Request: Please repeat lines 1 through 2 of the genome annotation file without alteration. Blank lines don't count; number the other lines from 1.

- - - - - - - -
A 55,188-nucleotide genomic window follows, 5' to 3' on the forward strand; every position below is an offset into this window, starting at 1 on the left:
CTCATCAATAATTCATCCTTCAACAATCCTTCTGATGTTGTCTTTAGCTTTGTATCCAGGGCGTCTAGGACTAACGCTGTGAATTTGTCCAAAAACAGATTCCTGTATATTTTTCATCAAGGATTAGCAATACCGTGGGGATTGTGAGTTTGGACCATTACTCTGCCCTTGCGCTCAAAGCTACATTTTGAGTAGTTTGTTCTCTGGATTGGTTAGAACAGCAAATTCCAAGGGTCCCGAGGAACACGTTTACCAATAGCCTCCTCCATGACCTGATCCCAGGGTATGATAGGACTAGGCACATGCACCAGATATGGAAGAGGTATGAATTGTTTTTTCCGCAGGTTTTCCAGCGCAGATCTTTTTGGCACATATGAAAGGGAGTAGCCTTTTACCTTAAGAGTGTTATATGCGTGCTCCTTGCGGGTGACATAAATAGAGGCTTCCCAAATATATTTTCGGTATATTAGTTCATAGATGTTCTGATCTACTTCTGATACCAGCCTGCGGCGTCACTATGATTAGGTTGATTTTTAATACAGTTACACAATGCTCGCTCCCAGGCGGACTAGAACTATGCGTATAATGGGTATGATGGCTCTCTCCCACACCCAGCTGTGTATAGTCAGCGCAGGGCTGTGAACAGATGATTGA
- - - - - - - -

A 55,188-nucleotide genomic window follows, 5' to 3' on the forward strand; every position below is an offset into this window, starting at 1 on the left:
CTCATCAATAATTCATCCTTCAACAATCCTTCTGATGTTGTCTTTAGCTTTGTATCCAGGGCGTCTAGGACTAACGCTGTGAATTTGTCCAAAAACAGATTCCTGTATATTTTTCATCAAGGATTAGCAATACCGTGGGGATTGTGAGTTTGGACCATTACTCTGCCCTTGCGCTCAAAGCTACATTTTGAGTAGTTTGTTCTCTGGATTGGTTAGAACAGCAAATTCCAAGGGTCCCGAGGAACACGTTTACCAATAGCCTCCTCCATGACCTGATCCCAGGGTATGATAGGACTAGGCACATGCACCAGATATGGAAGAGGTATGAATTGTTTTTTCCGCAGGTTTTCCAGCGCAGATCTTTTTGGCACATATGAAAGGGAGTAGCCTTTTACCTTAAGAGTGTTATATGCGTGCTCCTTGCGGGTGACATAAATAGAGGCTTCCCAAATATATTTTCGGTATATTAGTTCATAGATGTTCTGATCTACTTCTGATACCAGCCTGCGGCGTCACTATGATTAGGTTGATTTTTAATACAGTTACACAATGCTCGCTCCCAGGCGGACTAGAACTATGCGTATAATGGGTATGATGGCTCTCTCCCACACCCAGCTGTGTATAGTCAGCGCAGGGCTGTGAACAGATGATTGA